In a novel, the writer sells the reader a story; in reportage, his or her powers of perception and analysis. In the realm of autobiography and memoir, it might be said, one sells oneself. The more dramatic one’s life experiences and the more divergent one’s beliefs from the mainstream of the culture, the more readers one wins. The writer Khushwant Singh, now 95, has always enjoyed the persona of a professional provocateur, as suggested by the very title of his widely syndicated column With Malice Towards One and All. The purpose behind his writing, he tells us in Absolute Khushwant, has always been “to inform, amuse, provoke”.
He certainly does so in his new book, an engaging, if somewhat uneven, collection of opinions and reminiscences on various subjects, transcribed by journalist Humra Quraishi. Long-time readers of Singh are unlikely to be surprised by any of his stances. He continues successfully to cast himself as part-monk and part-libertine, rising at 4am, working through the day, always keeping himself gainfully occupied, speaking truth to power and avoiding idle pursuits, while simultaneously enjoying his drink and his gossip sessions, keeping his sexual life alive in mind if not in the flesh, recalling his many affairs and vigorously contesting (while also clearly enjoying) his public image as a dirty old man, accepting it finally as the price to be paid for his candour. “Usually, writers are an interesting and colourful bunch,” he writes—and clearly, he has set out his stall to be the most interesting and colourful of them all.
This carries a certain charm, and certainly, the house of Indian literature (which at one point in the book is compared with a brothel) would be much duller without Singh’s two rooms, one for work and one for play.
Absolute Khushwant reads very much like—this is both its strength and its weakness—a string of quotable quotes pulled together for maximum impact. Dozens of subjects are raised, from the place of sex, marriage, work and solitude in life to secularism and communalism in politics to Partition and the persecution of Sikhs in 1984 and Muslims in Gujarat in 2002, but on most issues, the discussion ends abruptly just as matters are beginning to become interesting. Many contradictions arise, few of which are explored.
(Left) At a picnic with wife Kaval (left) and Sheila Bharat Ram. (Photo Courtesy Penguin India. Absolute Khushwant: Penguin,190 pages, Rs250
Stubbornly, Singh continues to defend his support of the Emergency imposed by Indira Gandhi in 1975, and indeed, the thuggery of her son Sanjay (“He had a vision and this was not really understood...He had been good to me. He put me in Parliament. Even Hindustan Times—it was he who called up (K.K.) Birla and told him to give me the editor’s job!”). This is to put personal relations over reason. “If (Sanjay) had lived, this country would not have been a democracy,” writes Singh. “There would have been order and faster development, but no democracy, of that I am sure.” This makes it harder to sympathize with Singh’s persistent agitation against the politics of Hindutva (“My present mission is to warn readers against the dangers posed by Hindu fundamentalists”). It seems reasonable to ask why democracy may be sacrificed for development, but not secularism. After all, Narendra Modi, though considered a murderer by Singh, too boasts of a record of “order and faster development”.
One of the most intriguing angles of the book is Singh’s view of sex, and of all those other aspects of and appendages to desire—love, marriage, companionship, family—that exist on the same continuum as sex while also being in tension with it, never quite working themselves out into a straight line. “If you ask me what’s more important, sex or romance, it’s sex,” he declares. “Romantic interludes take up a lot of time and are a sheer waste of energy, for the end result isn’t very much.”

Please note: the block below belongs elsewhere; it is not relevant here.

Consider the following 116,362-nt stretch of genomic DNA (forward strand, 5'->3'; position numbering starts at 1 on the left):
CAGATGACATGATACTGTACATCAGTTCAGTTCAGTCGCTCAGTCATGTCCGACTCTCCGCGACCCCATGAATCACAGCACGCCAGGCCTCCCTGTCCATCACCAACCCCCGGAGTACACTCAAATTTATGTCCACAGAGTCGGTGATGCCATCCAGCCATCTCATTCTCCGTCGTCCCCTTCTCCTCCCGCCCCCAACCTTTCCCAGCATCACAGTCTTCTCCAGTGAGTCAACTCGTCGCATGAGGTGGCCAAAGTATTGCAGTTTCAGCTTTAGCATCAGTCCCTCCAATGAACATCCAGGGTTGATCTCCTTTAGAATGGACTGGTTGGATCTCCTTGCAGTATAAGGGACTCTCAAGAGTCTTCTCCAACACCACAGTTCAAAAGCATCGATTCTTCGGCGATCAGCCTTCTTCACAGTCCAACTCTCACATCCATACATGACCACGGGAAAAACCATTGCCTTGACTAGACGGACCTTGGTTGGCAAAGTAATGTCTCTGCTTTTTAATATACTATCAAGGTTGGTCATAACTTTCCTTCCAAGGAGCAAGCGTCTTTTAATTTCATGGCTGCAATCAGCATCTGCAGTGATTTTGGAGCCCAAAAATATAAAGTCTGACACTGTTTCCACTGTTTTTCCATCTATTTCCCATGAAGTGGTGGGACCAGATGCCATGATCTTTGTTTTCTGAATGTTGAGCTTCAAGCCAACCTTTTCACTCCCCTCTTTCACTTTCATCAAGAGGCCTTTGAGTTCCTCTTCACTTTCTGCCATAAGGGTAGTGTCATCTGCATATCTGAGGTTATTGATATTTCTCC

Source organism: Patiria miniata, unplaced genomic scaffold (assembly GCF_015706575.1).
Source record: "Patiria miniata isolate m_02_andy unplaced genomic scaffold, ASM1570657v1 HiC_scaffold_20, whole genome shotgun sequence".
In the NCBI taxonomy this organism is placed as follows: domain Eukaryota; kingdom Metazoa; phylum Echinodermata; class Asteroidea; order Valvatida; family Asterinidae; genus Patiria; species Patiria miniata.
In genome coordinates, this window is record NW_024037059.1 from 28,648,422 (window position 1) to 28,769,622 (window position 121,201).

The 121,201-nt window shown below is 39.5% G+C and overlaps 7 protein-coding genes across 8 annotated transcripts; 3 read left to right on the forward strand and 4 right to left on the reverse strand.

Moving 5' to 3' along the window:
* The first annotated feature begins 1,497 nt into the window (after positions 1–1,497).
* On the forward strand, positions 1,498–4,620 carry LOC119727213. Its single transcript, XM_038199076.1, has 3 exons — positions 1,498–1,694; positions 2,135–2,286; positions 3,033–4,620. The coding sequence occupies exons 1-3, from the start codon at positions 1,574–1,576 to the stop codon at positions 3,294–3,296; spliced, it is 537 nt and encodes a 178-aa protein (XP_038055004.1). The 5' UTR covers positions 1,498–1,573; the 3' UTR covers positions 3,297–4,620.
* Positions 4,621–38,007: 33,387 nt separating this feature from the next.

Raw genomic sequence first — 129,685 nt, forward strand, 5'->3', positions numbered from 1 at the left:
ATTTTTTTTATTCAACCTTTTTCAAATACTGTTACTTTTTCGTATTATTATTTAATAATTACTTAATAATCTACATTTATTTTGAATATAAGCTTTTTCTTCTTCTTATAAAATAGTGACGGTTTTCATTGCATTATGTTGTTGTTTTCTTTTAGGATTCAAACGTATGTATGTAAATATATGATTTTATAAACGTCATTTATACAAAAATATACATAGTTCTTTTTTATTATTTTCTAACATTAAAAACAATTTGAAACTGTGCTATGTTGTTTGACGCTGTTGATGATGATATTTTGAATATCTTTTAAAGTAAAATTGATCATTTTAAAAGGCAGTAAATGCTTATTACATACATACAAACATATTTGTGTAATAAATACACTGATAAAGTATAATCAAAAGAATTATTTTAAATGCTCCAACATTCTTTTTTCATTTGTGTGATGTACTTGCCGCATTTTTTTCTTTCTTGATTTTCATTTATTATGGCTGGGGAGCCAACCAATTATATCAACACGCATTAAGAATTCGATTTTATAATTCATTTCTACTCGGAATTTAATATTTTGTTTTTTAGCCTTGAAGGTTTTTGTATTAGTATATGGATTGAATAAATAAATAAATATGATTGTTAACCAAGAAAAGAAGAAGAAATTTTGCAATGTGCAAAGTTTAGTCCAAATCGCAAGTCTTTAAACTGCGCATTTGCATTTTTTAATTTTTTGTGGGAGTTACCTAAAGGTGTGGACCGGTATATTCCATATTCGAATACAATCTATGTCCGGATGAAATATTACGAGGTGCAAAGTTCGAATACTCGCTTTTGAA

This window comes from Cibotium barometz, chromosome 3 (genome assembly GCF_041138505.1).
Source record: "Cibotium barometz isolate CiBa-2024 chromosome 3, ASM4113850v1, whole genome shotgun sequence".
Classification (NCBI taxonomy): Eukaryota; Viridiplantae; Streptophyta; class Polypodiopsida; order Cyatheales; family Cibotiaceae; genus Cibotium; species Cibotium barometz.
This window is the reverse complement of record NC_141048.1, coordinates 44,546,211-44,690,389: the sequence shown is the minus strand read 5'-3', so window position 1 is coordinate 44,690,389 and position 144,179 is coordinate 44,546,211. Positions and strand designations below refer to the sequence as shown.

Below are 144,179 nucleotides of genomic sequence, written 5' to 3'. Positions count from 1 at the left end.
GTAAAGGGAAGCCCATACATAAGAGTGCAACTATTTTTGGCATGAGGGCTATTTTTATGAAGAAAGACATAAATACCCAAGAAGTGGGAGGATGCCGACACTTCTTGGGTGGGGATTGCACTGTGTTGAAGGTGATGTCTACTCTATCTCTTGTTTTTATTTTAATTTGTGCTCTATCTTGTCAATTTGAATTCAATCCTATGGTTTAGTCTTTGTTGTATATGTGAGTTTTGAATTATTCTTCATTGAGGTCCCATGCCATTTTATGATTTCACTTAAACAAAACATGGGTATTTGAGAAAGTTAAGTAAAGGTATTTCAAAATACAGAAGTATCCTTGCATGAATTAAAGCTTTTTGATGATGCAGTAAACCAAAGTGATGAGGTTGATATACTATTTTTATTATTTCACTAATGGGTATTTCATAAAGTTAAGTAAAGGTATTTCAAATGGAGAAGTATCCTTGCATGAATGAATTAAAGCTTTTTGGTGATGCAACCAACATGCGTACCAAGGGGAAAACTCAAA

Singh at his home in Sujan Singh Park, Delhi. Photograph courtesy Penguin India.
But even the road of sex only takes one so far for “sex with the same person can get boring after a while...you know, routine...A partner once bedded becomes a bore.” That would suggest a sexually fulfilled life is incompatible with the institution of marriage and its presumption of monogamy and sexual fidelity. As one season keeps giving way to the next, so—if one is really to be honest to oneself—must a sexual partner.
This is an interesting and perhaps quite logical (if somewhat disillusioned) view of desire, but here it is complicated, and in part explained, by Singh’s personal experience. In an essay on his wife, Singh writes that he was married for over 60 years and “It wasn’t a happy marriage”. In part this was because his wife got very close to another man “from the very beginning of the marriage, probably from the very first year.” “I felt I could no longer respond emotionally,” he confesses, “and had nothing left to give.”
There is something quite heartbreaking about this, and while many of Singh’s views on sex are refreshingly unorthodox and candid, it’s hard not to feel that they involve an element of compensation and rationalization that have to do with his own lacks and losses. Singh is a great admirer of old English poets (Tennyson, Edward Fitzgerald), even casting his translations of his beloved Urdu poets (whom he also quotes liberally in Absolute Khushwant) into a style and meter similar to theirs. So one might perhaps offer, as an alternative to his view of love and sex, William Blake’s view: “What is it men in women do require?/The lineaments of gratified desire./What is it women in men require?/The lineaments of gratified desire.”
Chandrahas Choudhury is the author of Arzee the Dwarf.
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